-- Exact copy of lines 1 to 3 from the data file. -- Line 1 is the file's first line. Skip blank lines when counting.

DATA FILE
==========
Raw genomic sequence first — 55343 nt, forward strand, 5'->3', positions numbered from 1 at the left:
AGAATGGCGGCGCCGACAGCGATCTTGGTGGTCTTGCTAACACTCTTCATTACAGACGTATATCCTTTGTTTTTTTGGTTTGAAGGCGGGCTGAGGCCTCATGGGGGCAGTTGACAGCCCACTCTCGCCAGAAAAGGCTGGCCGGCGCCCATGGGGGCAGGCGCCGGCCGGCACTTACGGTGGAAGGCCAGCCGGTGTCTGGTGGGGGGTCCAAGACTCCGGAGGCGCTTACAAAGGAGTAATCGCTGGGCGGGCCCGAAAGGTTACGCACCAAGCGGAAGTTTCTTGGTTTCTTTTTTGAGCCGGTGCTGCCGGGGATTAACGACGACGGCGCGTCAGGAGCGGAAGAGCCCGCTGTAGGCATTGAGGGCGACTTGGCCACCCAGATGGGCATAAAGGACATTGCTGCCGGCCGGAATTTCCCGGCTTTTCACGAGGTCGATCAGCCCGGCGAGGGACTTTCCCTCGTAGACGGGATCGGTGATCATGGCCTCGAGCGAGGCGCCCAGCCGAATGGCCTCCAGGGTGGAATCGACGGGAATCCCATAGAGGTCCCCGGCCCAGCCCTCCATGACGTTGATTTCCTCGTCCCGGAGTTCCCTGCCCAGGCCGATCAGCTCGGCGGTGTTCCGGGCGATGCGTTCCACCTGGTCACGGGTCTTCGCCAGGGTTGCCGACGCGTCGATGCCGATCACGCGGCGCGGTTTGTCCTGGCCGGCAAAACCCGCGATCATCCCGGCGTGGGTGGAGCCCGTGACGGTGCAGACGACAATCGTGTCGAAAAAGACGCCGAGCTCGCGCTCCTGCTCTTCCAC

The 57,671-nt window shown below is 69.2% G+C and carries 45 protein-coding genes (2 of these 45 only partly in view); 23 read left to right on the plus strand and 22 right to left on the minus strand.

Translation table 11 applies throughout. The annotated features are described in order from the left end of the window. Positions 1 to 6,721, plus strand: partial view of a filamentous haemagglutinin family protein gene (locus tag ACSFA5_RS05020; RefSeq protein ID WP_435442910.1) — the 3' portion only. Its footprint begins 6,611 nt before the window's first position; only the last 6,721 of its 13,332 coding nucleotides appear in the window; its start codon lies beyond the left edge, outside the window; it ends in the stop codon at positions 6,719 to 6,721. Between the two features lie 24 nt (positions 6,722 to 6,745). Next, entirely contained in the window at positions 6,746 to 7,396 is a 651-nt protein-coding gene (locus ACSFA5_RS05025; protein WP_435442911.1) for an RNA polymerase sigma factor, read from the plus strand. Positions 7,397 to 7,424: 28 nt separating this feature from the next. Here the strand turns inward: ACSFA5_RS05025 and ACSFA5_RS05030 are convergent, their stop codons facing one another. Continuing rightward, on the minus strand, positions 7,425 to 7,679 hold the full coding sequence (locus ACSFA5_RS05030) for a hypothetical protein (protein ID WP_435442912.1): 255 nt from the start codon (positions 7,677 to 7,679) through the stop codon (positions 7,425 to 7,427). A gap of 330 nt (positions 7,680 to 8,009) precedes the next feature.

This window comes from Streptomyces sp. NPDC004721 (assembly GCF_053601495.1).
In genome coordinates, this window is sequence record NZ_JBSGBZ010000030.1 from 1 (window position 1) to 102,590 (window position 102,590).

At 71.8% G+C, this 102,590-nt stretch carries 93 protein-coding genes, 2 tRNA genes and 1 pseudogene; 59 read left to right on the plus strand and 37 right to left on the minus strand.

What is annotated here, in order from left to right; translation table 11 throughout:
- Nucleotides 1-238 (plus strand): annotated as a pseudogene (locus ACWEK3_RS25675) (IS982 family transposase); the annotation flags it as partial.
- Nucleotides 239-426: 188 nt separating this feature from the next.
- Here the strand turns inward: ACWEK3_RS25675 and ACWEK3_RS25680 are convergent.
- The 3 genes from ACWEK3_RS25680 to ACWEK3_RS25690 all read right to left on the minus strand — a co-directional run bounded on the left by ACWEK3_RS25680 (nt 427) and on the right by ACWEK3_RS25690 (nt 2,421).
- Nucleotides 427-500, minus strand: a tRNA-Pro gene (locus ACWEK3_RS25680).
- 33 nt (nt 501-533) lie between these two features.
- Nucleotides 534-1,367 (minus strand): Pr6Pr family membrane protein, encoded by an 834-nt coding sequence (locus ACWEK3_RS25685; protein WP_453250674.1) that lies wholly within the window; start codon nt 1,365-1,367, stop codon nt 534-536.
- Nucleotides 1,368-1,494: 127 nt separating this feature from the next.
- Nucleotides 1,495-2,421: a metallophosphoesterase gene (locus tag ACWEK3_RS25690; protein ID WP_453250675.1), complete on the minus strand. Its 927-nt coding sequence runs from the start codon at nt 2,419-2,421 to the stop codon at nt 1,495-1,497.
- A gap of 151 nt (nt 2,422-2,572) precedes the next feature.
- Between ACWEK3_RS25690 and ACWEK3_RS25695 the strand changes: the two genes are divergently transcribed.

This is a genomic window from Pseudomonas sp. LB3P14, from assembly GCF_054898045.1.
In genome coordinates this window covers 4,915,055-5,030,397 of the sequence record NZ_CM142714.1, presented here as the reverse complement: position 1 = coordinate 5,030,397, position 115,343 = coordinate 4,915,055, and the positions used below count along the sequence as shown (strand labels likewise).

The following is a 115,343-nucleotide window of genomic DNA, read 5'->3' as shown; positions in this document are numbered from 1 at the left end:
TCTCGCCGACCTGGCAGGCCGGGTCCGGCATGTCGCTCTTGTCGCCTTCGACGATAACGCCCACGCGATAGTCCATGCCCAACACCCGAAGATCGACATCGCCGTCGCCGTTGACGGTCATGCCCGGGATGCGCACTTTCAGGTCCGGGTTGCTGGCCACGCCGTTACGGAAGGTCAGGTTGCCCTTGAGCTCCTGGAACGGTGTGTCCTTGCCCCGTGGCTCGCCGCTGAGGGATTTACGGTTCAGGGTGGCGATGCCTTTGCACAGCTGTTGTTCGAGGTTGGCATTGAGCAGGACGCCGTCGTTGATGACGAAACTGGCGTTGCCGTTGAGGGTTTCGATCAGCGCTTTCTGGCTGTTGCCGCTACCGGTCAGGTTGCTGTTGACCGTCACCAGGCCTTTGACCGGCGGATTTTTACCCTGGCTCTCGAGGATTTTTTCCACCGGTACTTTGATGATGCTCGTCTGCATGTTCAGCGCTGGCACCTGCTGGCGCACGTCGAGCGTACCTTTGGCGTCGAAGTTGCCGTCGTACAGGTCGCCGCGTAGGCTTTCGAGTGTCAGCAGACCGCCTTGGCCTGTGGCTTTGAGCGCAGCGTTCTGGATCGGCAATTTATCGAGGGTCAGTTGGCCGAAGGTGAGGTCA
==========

Raw genomic sequence first — 55343 nt, forward strand, 5'->3', positions numbered from 1 at the left:
AGAATGGCGGCGCCGACAGCGATCTTGGTGGTCTTGCTAACACTCTTCATTACAGACGTATATCCTTTGTTTTTTTGGTTTGAAGGCGGGCTGAGGCCTCATGGGGGCAGTTGACAGCCCACTCTCGCCAGAAAAGGCTGGCCGGCGCCCATGGGGGCAGGCGCCGGCCGGCACTTACGGTGGAAGGCCAGCCGGTGTCTGGTGGGGGGTCCAAGACTCCGGAGGCGCTTACAAAGGAGTAATCGCTGGGCGGGCCCGAAAGGTTACGCACCAAGCGGAAGTTTCTTGGTTTCTTTTTTGAGCCGGTGCTGCCGGGGATTAACGACGACGGCGCGTCAGGAGCGGAAGAGCCCGCTGTAGGCATTGAGGGCGACTTGGCCACCCAGATGGGCATAAAGGACATTGCTGCCGGCCGGAATTTCCCGGCTTTTCACGAGGTCGATCAGCCCGGCGAGGGACTTTCCCTCGTAGACGGGATCGGTGATCATGGCCTCGAGCGAGGCGCCCAGCCGAATGGCCTCCAGGGTGGAATCGACGGGAATCCCATAGAGGTCCCCGGCCCAGCCCTCCATGACGTTGATTTCCTCGTCCCGGAGTTCCCTGCCCAGGCCGATCAGCTCGGCGGTGTTCCGGGCGATGCGTTCCACCTGGTCACGGGTCTTCGCCAGGGTTGCCGACGCGTCGATGCCGATCACGCGGCGCGGTTTGTCCTGGCCGGCAAAACCCGCGATCATCCCGGCGTGGGTGGAGCCCGTGACGGTGCAGACGACAATCGTGTCGAAAAAGACGCCGAGCTCGCGCTCCTGCTCTTCCAC

The 57,671-nt window shown below is 69.2% G+C and carries 45 protein-coding genes (2 of these 45 only partly in view); 23 read left to right on the plus strand and 22 right to left on the minus strand.